Mercedes-Benz has reportedly cut its EQC electric SUV production target in half due to a battery cell shortage from LG Chem, according to a new report from Germany.

The EQC is Mercedes-Benz’s first next-gen electric vehicle from Daimler, and it is launching the new “EQ” series of EVs from the German automaker.

It’s off to a rough start.

In October, it recalled the first batch of production EQC electric SUVs over a problem that could block the transmission.

Also, production and sales have been extremely slow.

In their home market of Germany, Mercedes-Benz delivered only a few dozen units last year.

Last month, the automaker announced that EQC US deliveries are being delayed another year to 2021. At the time, Mercedes-Benz claimed it was going to prioritize European deliveries.

Now Manager Magazin released a report today that claims that the problem is with battery supply.

The publication says that sources within Daimler told them that they are revising their production target down for the 2020 Mercedes-Benz EQC from 60,000 to 30,000 units due to a supply shortage of battery cells from LG Chem.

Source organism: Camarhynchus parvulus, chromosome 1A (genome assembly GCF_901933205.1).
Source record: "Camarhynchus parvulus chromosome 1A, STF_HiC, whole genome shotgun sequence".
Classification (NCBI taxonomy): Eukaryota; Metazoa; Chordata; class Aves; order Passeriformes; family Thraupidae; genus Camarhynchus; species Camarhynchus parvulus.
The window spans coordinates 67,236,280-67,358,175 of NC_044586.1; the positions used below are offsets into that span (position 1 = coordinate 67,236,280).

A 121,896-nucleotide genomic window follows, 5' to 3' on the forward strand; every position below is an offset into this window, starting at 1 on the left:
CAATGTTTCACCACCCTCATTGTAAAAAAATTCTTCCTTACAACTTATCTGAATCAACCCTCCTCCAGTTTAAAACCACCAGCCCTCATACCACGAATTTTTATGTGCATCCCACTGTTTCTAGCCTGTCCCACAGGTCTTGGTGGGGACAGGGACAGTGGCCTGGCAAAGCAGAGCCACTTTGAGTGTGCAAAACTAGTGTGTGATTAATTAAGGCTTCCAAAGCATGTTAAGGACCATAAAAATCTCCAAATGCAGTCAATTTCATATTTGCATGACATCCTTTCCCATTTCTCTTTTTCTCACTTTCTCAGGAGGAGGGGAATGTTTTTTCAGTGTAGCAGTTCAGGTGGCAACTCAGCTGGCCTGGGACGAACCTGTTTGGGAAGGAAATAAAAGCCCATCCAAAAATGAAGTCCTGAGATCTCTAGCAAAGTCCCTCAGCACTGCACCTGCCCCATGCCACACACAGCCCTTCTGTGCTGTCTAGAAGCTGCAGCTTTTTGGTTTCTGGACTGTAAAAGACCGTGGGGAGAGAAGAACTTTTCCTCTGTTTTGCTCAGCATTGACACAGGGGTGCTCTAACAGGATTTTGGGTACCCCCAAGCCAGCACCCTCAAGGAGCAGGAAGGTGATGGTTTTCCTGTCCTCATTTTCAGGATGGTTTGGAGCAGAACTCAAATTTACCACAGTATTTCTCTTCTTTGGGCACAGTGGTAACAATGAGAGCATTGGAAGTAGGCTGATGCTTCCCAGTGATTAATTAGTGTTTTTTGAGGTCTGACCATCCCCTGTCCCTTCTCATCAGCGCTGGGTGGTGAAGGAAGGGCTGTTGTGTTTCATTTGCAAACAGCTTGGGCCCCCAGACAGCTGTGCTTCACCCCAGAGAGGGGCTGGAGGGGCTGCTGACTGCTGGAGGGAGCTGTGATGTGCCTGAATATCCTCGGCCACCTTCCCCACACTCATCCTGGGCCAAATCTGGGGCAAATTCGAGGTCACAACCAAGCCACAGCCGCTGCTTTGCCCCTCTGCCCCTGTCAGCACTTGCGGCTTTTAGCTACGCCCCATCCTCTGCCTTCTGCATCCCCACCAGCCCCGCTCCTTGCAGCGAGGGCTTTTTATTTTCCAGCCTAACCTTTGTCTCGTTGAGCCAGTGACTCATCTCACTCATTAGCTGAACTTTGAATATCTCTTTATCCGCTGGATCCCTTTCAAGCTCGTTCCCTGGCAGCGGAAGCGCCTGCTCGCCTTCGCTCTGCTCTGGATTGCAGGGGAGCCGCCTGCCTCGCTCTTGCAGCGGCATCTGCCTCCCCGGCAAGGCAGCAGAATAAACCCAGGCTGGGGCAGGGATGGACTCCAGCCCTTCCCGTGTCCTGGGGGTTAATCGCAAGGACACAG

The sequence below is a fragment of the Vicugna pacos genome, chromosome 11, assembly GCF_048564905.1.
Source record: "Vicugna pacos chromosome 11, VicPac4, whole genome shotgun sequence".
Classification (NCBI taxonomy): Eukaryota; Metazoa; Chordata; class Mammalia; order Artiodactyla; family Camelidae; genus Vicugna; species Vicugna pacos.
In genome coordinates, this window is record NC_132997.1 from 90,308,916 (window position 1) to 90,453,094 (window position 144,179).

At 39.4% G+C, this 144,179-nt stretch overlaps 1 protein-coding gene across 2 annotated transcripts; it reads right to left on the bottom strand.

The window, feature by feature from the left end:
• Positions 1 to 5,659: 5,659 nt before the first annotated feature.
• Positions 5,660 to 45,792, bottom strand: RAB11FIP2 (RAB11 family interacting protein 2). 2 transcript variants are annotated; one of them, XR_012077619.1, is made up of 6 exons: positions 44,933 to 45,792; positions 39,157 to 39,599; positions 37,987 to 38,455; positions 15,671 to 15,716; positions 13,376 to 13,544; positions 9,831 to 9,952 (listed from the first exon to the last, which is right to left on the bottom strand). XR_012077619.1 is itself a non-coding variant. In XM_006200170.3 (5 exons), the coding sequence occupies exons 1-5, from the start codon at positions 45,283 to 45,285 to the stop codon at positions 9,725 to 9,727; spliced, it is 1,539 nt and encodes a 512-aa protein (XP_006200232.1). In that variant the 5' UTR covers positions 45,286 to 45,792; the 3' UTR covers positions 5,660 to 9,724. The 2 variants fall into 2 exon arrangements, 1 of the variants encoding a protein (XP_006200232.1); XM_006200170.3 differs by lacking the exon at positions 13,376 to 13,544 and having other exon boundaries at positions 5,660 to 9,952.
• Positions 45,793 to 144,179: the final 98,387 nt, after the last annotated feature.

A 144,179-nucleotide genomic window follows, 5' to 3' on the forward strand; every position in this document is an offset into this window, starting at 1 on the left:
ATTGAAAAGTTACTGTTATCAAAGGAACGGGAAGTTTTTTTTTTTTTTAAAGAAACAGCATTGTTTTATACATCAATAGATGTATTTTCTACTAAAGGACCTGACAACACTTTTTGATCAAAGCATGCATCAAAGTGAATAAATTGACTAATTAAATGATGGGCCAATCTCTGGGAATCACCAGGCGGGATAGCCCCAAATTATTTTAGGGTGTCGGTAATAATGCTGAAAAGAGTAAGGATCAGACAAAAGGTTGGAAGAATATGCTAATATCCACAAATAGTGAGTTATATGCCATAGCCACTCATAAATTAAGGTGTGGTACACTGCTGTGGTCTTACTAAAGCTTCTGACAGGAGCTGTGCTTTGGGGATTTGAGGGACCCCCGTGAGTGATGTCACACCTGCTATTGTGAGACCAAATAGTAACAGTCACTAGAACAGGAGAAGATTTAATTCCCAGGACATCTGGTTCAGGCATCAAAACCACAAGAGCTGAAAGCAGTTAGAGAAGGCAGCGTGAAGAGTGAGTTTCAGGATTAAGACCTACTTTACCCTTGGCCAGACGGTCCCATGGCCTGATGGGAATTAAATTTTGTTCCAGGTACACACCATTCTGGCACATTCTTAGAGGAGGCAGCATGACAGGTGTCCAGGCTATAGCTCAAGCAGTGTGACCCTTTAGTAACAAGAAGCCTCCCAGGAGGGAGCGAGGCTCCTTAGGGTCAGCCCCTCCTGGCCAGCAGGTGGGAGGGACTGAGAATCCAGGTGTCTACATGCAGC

They also commented on what happened in 2019 (via Reuters):

Daimler wanted to sell around 25,000 EQC vehicles in 2019, but only managed to build around 7,000, Manager Magazin said.

Several other EVs have been affected by battery shortage, like the Hyundai Ioniq Electric, Audi e-tron, and even the Tesla Model 3 at some point.

We released our first-drive review of the electric SUV  in May 2019, and we were fairly impressed by the vehicle.

Electrek’s Take

This is not exactly surprising. Some automakers, maybe most, have been having a hard time securing enough battery cells to support their EV ambitions.

I think it’s a result of being late at taking EVs seriously.

However, I do believe that many of them are not very serious about electrification, and I would count Daimler in that group.

So over the last year, they have been making some bigger investments to secure supply, including investing in next-gen Li-ion battery and issuing over $20 billion in battery cell supply contract.

I think that will solve the problem long-term for them, but in the short term, LG Chem and other suppliers are going to have a hard time ramping up production.

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